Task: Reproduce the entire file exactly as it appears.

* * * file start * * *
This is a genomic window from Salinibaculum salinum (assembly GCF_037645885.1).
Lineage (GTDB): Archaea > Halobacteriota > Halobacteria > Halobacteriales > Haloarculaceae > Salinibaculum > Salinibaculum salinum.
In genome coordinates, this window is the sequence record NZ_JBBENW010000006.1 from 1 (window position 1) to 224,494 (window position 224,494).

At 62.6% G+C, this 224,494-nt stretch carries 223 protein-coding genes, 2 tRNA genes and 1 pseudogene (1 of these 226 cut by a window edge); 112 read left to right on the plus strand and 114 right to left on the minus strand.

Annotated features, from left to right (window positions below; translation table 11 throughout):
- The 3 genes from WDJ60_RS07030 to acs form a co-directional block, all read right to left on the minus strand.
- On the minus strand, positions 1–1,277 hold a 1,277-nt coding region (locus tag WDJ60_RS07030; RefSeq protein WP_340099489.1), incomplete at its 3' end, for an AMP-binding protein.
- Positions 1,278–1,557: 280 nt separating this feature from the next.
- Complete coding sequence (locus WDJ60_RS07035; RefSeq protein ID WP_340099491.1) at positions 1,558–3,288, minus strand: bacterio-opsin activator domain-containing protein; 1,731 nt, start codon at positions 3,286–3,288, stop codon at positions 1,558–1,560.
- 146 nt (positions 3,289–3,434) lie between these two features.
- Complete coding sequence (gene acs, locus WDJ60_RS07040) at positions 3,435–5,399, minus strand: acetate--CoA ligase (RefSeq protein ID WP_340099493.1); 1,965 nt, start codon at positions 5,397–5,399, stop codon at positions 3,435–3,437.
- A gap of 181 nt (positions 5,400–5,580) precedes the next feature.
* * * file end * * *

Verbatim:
This is a genomic window from Salinibaculum salinum (assembly GCF_037645885.1).
Lineage (GTDB): Archaea > Halobacteriota > Halobacteria > Halobacteriales > Haloarculaceae > Salinibaculum > Salinibaculum salinum.
In genome coordinates, this window is the sequence record NZ_JBBENW010000006.1 from 1 (window position 1) to 224,494 (window position 224,494).

At 62.6% G+C, this 224,494-nt stretch carries 223 protein-coding genes, 2 tRNA genes and 1 pseudogene (1 of these 226 cut by a window edge); 112 read left to right on the plus strand and 114 right to left on the minus strand.

Annotated features, from left to right (window positions below; translation table 11 throughout):
- The 3 genes from WDJ60_RS07030 to acs form a co-directional block, all read right to left on the minus strand.
- On the minus strand, positions 1–1,277 hold a 1,277-nt coding region (locus tag WDJ60_RS07030; RefSeq protein WP_340099489.1), incomplete at its 3' end, for an AMP-binding protein.
- Positions 1,278–1,557: 280 nt separating this feature from the next.
- Complete coding sequence (locus WDJ60_RS07035; RefSeq protein ID WP_340099491.1) at positions 1,558–3,288, minus strand: bacterio-opsin activator domain-containing protein; 1,731 nt, start codon at positions 3,286–3,288, stop codon at positions 1,558–1,560.
- 146 nt (positions 3,289–3,434) lie between these two features.
- Complete coding sequence (gene acs, locus WDJ60_RS07040) at positions 3,435–5,399, minus strand: acetate--CoA ligase (RefSeq protein ID WP_340099493.1); 1,965 nt, start codon at positions 5,397–5,399, stop codon at positions 3,435–3,437.
- A gap of 181 nt (positions 5,400–5,580) precedes the next feature.